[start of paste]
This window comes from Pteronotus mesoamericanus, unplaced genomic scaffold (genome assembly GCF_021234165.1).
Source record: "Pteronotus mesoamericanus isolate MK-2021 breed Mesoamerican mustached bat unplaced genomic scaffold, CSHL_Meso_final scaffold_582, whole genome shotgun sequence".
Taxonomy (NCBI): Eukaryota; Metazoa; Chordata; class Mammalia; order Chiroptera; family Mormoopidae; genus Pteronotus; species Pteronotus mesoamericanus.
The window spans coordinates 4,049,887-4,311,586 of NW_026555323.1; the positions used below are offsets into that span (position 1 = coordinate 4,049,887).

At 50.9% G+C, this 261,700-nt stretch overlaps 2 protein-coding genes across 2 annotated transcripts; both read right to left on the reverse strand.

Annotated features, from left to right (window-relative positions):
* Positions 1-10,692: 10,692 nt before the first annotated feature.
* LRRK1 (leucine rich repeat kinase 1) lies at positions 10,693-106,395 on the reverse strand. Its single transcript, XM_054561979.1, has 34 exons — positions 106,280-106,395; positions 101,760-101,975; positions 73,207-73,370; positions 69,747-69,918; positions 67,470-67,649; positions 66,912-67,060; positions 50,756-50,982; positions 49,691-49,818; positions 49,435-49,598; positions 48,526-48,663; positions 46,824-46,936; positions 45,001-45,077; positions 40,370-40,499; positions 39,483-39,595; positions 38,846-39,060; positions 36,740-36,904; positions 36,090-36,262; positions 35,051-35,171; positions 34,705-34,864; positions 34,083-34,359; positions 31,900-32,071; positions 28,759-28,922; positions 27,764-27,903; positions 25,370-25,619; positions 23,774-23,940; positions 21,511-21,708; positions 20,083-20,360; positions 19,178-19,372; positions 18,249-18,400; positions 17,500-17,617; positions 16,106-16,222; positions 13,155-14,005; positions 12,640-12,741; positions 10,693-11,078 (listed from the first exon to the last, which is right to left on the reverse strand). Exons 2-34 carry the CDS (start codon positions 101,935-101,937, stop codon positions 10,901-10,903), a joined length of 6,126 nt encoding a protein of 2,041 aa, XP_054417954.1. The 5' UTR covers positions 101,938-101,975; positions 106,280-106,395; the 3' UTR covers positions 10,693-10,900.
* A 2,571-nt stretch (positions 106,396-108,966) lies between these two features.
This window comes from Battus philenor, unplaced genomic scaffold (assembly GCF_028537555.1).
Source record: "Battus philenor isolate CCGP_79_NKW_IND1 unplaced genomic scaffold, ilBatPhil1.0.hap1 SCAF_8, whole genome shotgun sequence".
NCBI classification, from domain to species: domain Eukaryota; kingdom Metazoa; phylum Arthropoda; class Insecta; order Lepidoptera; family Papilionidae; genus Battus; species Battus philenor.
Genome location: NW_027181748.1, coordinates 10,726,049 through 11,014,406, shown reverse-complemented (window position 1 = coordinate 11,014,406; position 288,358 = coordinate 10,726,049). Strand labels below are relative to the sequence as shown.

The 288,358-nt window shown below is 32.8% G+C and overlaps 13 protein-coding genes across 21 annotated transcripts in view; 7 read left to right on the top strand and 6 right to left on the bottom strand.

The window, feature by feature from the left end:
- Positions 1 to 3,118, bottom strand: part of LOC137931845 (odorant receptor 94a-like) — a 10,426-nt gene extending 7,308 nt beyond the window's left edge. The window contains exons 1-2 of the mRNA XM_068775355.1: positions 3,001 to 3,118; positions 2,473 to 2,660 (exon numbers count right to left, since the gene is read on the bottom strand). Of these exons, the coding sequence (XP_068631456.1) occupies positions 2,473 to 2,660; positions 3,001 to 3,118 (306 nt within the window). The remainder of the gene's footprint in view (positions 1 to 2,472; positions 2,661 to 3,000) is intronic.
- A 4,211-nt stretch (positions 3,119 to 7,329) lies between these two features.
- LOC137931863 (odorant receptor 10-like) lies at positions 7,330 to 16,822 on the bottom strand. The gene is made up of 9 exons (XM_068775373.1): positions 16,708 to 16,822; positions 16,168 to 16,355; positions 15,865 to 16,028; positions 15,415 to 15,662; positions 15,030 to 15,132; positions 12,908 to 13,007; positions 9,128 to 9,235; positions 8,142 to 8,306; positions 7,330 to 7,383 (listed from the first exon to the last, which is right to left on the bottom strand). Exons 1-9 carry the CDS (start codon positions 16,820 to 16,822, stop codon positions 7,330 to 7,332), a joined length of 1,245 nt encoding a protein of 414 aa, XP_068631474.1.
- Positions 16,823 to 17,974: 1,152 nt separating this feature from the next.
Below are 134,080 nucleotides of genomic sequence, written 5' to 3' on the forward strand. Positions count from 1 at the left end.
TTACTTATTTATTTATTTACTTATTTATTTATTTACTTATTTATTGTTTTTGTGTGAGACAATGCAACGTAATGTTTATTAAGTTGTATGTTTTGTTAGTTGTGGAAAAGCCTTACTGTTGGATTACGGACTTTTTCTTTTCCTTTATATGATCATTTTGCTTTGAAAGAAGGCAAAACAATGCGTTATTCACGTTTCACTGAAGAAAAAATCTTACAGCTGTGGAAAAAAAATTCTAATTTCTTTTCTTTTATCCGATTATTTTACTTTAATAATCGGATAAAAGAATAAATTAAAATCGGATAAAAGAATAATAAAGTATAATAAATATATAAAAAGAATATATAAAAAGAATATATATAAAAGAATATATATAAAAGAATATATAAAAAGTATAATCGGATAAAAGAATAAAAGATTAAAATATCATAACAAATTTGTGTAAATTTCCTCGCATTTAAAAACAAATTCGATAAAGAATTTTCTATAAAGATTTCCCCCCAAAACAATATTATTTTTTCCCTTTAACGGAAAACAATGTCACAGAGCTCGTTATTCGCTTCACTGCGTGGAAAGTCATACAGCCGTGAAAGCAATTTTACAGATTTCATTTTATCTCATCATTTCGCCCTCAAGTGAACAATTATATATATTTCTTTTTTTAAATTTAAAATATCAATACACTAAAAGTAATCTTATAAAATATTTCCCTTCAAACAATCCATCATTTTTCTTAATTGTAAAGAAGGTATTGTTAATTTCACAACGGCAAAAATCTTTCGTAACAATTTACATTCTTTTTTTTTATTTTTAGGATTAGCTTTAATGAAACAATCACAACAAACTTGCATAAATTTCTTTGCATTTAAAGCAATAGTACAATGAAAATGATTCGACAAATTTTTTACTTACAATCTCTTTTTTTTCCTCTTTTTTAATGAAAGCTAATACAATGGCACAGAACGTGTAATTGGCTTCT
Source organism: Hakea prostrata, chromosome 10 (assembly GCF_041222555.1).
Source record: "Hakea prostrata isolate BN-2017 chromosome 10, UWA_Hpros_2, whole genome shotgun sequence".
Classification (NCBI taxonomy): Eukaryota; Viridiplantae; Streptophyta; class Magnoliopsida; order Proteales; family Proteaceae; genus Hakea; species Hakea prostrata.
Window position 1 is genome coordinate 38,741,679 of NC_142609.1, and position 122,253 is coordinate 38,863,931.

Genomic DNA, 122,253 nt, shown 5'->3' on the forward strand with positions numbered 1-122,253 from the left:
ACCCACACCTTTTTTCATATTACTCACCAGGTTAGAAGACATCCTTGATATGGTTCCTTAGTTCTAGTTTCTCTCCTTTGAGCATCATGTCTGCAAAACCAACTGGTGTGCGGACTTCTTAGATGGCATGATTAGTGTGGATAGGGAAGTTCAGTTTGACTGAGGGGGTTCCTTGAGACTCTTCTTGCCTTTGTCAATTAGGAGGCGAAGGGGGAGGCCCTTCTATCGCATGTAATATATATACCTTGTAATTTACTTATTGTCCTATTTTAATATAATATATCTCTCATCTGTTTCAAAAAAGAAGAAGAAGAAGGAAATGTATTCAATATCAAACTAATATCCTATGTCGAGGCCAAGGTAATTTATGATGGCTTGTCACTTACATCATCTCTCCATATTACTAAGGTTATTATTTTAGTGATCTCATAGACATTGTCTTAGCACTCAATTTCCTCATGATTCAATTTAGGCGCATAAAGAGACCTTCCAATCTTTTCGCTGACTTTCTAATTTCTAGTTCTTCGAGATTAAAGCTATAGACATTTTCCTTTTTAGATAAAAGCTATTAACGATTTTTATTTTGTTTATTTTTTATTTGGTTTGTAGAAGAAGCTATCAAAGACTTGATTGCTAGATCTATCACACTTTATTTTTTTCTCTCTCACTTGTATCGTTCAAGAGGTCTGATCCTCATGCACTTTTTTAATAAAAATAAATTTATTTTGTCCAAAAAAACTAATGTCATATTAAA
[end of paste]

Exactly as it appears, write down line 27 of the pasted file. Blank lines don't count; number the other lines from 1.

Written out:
ACCCACACCTTTTTTCATATTACTCACCAGGTTAGAAGACATCCTTGATATGGTTCCTTAGTTCTAGTTTCTCTCCTTTGAGCATCATGTCTGCAAAACCAACTGGTGTGCGGACTTCTTAGATGGCATGATTAGTGTGGATAGGGAAGTTCAGTTTGACTGAGGGGGTTCCTTGAGACTCTTCTTGCCTTTGTCAATTAGGAGGCGAAGGGGGAGGCCCTTCTATCGCATGTAATATATATACCTTGTAATTTACTTATTGTCCTATTTTAATATAATATATCTCTCATCTGTTTCAAAAAAGAAGAAGAAGAAGGAAATGTATTCAATATCAAACTAATATCCTATGTCGAGGCCAAGGTAATTTATGATGGCTTGTCACTTACATCATCTCTCCATATTACTAAGGTTATTATTTTAGTGATCTCATAGACATTGTCTTAGCACTCAATTTCCTCATGATTCAATTTAGGCGCATAAAGAGACCTTCCAATCTTTTCGCTGACTTTCTAATTTCTAGTTCTTCGAGATTAAAGCTATAGACATTTTCCTTTTTAGATAAAAGCTATTAACGATTTTTATTTTGTTTATTTTTTATTTGGTTTGTAGAAGAAGCTATCAAAGACTTGATTGCTAGATCTATCACACTTTATTTTTTTCTCTCTCACTTGTATCGTTCAAGAGGTCTGATCCTCATGCACTTTTTTAATAAAAATAAATTTATTTTGTCCAAAAAAACTAATGTCATATTAAA